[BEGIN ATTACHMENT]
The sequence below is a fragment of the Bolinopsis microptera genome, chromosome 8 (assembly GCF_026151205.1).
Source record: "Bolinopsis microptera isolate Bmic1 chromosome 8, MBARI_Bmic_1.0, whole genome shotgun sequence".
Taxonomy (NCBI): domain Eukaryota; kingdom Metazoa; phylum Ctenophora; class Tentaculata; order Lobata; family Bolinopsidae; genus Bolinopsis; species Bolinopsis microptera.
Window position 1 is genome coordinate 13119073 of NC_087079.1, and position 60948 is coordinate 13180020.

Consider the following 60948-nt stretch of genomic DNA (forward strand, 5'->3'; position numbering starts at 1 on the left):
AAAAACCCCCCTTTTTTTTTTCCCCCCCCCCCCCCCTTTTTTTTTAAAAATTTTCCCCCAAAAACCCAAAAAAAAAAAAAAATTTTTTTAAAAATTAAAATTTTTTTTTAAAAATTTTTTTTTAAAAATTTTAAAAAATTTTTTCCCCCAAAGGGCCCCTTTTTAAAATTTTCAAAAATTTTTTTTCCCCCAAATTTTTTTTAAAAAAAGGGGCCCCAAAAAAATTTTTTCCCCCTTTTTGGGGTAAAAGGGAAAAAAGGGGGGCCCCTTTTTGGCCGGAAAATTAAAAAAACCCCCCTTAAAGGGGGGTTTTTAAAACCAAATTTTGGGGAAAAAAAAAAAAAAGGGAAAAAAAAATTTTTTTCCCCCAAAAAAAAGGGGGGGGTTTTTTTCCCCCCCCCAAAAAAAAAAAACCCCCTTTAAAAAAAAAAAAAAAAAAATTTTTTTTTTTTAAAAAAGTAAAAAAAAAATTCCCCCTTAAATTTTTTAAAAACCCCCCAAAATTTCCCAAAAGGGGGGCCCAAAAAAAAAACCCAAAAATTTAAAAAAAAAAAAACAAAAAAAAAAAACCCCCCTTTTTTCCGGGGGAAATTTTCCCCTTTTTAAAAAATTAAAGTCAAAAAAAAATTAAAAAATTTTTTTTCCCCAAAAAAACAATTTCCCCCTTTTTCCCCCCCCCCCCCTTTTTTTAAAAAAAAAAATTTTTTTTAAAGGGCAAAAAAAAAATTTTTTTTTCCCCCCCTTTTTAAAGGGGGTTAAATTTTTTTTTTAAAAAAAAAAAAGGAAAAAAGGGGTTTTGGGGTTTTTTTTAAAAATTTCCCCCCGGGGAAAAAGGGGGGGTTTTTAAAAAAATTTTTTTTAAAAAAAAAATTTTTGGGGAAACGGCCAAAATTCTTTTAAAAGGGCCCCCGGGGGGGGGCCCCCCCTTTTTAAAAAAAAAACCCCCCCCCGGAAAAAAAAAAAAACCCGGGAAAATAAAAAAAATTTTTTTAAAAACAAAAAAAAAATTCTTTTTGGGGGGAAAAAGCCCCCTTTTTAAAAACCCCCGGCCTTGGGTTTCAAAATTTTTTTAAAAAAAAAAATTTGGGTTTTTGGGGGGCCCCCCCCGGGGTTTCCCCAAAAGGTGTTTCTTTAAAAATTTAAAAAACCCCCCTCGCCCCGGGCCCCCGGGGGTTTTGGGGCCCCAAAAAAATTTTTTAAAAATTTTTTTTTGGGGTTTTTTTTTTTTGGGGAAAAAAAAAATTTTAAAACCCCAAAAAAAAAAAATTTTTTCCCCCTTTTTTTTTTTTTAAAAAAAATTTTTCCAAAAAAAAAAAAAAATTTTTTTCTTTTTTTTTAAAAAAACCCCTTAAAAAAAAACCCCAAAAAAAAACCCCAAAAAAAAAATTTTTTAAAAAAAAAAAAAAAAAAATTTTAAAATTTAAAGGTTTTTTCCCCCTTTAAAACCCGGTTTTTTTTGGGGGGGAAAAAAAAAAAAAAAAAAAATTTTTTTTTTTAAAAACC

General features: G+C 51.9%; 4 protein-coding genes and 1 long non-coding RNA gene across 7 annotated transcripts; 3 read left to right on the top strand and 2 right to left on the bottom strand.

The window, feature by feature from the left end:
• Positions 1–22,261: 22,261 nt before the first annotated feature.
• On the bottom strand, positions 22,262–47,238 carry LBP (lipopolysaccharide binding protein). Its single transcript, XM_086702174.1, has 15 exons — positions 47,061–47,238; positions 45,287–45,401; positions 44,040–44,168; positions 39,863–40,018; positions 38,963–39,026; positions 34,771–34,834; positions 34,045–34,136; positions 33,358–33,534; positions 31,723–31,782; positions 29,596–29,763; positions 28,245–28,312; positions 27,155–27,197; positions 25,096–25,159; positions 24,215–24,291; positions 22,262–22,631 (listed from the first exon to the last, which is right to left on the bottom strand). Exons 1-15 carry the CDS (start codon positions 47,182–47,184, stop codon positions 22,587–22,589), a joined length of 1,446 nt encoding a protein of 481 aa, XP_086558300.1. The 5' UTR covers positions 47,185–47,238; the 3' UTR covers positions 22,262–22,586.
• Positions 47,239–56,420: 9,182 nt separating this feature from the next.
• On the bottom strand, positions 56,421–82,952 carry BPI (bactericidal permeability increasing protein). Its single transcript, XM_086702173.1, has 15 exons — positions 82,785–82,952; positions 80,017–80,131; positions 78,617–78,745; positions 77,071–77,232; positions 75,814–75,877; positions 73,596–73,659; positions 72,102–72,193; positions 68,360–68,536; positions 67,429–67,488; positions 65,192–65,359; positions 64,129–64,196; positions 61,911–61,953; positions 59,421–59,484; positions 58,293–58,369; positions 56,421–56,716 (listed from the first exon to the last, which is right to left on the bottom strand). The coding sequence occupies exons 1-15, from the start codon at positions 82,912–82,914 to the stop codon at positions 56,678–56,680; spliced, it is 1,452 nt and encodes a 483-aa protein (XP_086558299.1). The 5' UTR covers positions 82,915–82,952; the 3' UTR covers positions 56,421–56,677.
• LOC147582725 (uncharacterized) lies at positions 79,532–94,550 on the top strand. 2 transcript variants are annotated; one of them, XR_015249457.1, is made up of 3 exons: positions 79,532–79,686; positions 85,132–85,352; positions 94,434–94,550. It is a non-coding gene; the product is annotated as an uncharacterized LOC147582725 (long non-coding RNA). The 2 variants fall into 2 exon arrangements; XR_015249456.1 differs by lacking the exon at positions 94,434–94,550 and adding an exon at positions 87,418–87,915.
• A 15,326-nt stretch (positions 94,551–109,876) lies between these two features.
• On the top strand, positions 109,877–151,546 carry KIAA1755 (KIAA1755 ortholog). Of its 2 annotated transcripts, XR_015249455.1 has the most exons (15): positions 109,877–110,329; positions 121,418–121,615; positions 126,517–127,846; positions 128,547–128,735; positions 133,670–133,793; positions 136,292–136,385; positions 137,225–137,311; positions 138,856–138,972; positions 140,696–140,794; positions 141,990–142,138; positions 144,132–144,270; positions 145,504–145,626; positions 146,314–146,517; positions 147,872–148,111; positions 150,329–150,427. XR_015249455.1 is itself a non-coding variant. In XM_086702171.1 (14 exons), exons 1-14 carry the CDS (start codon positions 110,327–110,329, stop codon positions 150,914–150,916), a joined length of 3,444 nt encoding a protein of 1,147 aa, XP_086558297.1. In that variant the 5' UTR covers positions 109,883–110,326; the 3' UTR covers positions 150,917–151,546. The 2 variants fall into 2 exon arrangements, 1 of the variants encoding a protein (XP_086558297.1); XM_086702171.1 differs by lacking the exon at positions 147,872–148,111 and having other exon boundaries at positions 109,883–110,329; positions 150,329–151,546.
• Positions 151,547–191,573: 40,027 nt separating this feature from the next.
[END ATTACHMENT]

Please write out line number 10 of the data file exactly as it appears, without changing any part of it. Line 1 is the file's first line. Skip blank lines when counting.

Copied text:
• On the bottom strand, positions 22,262–47,238 carry LBP (lipopolysaccharide binding protein). Its single transcript, XM_086702174.1, has 15 exons — positions 47,061–47,238; positions 45,287–45,401; positions 44,040–44,168; positions 39,863–40,018; positions 38,963–39,026; positions 34,771–34,834; positions 34,045–34,136; positions 33,358–33,534; positions 31,723–31,782; positions 29,596–29,763; positions 28,245–28,312; positions 27,155–27,197; positions 25,096–25,159; positions 24,215–24,291; positions 22,262–22,631 (listed from the first exon to the last, which is right to left on the bottom strand). Exons 1-15 carry the CDS (start codon positions 47,182–47,184, stop codon positions 22,587–22,589), a joined length of 1,446 nt encoding a protein of 481 aa, XP_086558300.1. The 5' UTR covers positions 47,185–47,238; the 3' UTR covers positions 22,262–22,586.